by Mike Doerr and Jay F. Brunner, published online December 2007
Lacanobia subjuncta is native to Washington but was not considered a pest in Washington State orchards until recently. This fruitworm feeds on a wide variety of native plants and agricultural crops. During the mid-1990s, L. subjuncta was reported infesting apple orchards in the Columbia Basin. When infesting fruit trees the larvae feed primarily on foliage and can defoliate entire growing shoots. Mature larvae can also cause significant levels of fruit injury when present in high densities.
Lacanobia subjuncta occurs throughout North America and is reported to feed on row crops, shrubs, trees and several weed species that are found in orchard ground covers (i.e., dandelion, bindweed, mallow). Larvae are primarily a pest of apple but have also been reported feeding on pear.
Eggs are laid on the underside of fruit tree leaves. The shape of the eggs is typical of fruitworm. They are pale gray when laid and turn a slightly purple color as they mature. The egg is spherical with a slightly flattened top and has vertical ribs extending from a micropyle on the top of the egg to the equator. Eggs are loosely grouped together in masses of approximately 100.
The larva is the most distinctive stage of L. subjuncta. Both its color and pattern change as it grows. Earlier instars resemble green fruitworms (green with a lateral stripe). The color of later instars ranges from bright green to tan to a light red or brick color. It is the mature larva that displays the characteristic herringbone pattern on its dorsal side. The last instar larva is large, nearly two inches in length.
L. subjuncta pupates in the soil near the host plant. The pupa is dark brown and naked, that is, not found within a silken cocoon.
The L. subjuncta adult is about 1 inch (25 mm) long and 2 inches (50 mm) between the wing tips. L. subjuncta has a distinctive color pattern of scales on the wing that range from light brown to black. The reniform and orbicular spots are light brown with a black border. These spots can be easily seen and help to identify this species from other Noctuids
There are two generations per year on apples in Washington. L. subjuncta overwinters as a pupa in the soil and adults emerge in May and June. Oviposition begins in mid-June and lasts for about six weeks. Eggs may be deposited in fruit trees or on weed hosts. First generation larvae are present in June and July. Though these larvae feed primarily on foliage, significant fruit injury can also occur at this time. Unlike other noctuid pests of apples, which generally move between the tree and the ground cover, larvae of this fruitworm can remain in the tree to complete larval development. Larvae are voracious feeders and can defoliate shoots in a few days. The emergence of second generation adults begins in late July and they are active through October. Larval feeding from the second generation begins in mid-August and larvae can be found into October.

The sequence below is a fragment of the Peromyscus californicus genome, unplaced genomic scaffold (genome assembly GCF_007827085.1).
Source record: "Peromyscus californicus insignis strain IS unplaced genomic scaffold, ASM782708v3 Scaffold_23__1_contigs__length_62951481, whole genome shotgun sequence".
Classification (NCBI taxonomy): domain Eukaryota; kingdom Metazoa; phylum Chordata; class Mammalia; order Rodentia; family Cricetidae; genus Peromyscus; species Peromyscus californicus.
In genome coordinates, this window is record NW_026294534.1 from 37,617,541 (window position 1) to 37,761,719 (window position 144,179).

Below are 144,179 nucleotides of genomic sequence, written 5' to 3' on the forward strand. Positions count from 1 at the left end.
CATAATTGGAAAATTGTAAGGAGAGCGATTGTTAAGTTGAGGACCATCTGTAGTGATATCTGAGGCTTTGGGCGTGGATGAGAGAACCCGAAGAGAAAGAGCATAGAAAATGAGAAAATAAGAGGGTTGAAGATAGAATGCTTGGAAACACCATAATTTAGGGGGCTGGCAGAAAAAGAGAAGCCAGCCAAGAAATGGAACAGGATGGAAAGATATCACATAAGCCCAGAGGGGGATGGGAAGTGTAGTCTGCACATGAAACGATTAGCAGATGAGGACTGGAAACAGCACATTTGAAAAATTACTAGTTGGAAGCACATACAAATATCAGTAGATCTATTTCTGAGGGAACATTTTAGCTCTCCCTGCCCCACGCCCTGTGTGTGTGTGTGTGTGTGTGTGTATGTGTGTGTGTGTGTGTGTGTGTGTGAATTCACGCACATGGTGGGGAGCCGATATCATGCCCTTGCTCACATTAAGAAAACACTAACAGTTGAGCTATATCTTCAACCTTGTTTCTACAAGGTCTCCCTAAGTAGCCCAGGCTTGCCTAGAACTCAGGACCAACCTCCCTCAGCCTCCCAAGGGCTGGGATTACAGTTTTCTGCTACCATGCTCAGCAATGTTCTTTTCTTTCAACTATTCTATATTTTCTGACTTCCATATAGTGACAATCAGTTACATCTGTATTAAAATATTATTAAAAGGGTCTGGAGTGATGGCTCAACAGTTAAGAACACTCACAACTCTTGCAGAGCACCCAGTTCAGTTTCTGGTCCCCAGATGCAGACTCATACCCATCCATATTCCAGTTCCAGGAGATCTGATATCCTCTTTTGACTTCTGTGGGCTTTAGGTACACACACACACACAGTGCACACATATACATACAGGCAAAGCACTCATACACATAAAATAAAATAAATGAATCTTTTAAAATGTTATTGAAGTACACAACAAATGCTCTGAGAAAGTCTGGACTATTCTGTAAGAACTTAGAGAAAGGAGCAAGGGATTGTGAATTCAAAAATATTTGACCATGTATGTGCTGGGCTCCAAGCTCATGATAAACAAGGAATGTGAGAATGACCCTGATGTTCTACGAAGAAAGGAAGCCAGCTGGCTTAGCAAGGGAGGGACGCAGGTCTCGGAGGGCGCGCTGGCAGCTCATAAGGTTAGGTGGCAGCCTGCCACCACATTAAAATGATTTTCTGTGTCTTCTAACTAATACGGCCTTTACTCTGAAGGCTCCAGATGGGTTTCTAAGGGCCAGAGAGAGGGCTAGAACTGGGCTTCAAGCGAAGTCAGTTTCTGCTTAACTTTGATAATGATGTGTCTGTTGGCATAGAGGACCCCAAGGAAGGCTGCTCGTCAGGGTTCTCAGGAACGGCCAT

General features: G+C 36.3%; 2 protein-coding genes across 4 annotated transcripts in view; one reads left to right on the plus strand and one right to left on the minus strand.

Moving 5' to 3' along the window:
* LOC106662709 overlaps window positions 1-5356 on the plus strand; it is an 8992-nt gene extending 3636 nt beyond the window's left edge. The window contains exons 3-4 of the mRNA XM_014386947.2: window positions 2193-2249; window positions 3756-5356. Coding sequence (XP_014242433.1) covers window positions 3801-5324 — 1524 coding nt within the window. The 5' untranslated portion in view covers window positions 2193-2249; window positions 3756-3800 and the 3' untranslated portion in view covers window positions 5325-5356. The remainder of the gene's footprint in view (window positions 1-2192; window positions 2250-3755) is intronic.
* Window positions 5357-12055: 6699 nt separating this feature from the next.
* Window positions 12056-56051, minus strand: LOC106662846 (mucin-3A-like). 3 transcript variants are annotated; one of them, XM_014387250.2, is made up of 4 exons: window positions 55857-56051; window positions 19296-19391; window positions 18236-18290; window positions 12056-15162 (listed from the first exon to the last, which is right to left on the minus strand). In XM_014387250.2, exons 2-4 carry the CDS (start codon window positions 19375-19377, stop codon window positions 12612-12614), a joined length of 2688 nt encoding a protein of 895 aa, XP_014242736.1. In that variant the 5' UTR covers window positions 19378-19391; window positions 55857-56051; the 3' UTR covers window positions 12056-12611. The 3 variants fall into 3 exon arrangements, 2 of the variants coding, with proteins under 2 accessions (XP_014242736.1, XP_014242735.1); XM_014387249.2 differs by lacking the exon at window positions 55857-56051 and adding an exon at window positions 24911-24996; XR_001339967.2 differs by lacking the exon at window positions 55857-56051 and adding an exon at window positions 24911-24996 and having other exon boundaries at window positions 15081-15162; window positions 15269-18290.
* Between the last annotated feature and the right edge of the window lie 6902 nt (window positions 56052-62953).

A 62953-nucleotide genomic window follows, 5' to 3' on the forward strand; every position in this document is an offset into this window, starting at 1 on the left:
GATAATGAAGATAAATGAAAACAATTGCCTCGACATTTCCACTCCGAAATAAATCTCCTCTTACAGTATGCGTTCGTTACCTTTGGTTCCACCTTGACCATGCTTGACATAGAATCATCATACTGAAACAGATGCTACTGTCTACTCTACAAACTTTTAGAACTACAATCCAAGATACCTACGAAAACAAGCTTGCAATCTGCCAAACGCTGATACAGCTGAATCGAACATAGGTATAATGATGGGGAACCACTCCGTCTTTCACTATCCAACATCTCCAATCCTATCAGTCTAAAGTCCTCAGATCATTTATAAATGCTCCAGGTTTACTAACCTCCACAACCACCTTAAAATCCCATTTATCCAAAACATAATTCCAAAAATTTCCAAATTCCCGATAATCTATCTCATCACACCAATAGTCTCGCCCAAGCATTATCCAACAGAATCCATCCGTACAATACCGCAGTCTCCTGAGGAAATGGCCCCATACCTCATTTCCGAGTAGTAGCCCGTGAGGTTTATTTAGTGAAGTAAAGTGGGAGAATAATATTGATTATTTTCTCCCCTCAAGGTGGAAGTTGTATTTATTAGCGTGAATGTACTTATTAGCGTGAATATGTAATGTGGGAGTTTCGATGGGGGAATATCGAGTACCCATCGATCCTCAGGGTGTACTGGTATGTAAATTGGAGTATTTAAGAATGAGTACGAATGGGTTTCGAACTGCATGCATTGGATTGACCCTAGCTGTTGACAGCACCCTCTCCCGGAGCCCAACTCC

Newly hatched L. subjuncta larvae feed in a clustered group near the egg mass. Young larvae feed on the lower leaf surface removing most of the green leaf tissue between leaf veins. The upper epidermis of the leaf is left in tact creating a window-pane effect. As larvae mature, they disperse and generally move downward from the egg mass in a cone shaped distribution. Evidence of feeding damage corresponds to this general pattern of movement. It appears that a majority of larvae leave the trees in favor of feeding on ground cover; however, a significant number do remain in the tree causing further injury.
As larvae mature, the feeding is more typical of a fruitworm than a cutworm. The term “cutworm” refers to larvae that bite at the stems of plant tissue causing them to fall over. L. subjuncta larvae feed on leaf tissue first causing holes in the leaf interior then on the periphery and then eating the entire leaf. Fruit injury is incidental to foliage feeding but can be quite severe in orchards where the densities are high. More fruit damage can occur where clustered fruit is in close proximity to dense foliage or tall growing weeds, such as the lower center of apple trees. Larvae feed directly on fruit by excavating holes. These holes can be as large as a fingertip. As larvae grow they are very mobile within the canopy and feeding damage becomes evenly distributed.
Small numbers of parasites have been reared from field-collected L. subjuncta larvae. Although not yet identified to species, these include several hymenopterous parasites and at least 3 species of Tachinidae. L. subjuncta attacked by tachinid flies can be recognized by the white or cream-colored egg attached usually to the head of the larvae.
Three methods have proven effective in monitoring L. subjuncta populations. A general purpose bucket-style trap baited with a sex pheromone is useful for monitoring adult males, a limb tap/beating tray technique is useful as a direct sampling method for larvae , and visual examination of foliage for signs of feeding damage provides a good indicator of larval presence.
The pheromone lure is very attractive and large numbers of moths may be captured in orchards containing few larvae. In order to limit the effect of outside populations biasing trap data, traps should be placed in the center of each orchard block of 10 acres or larger.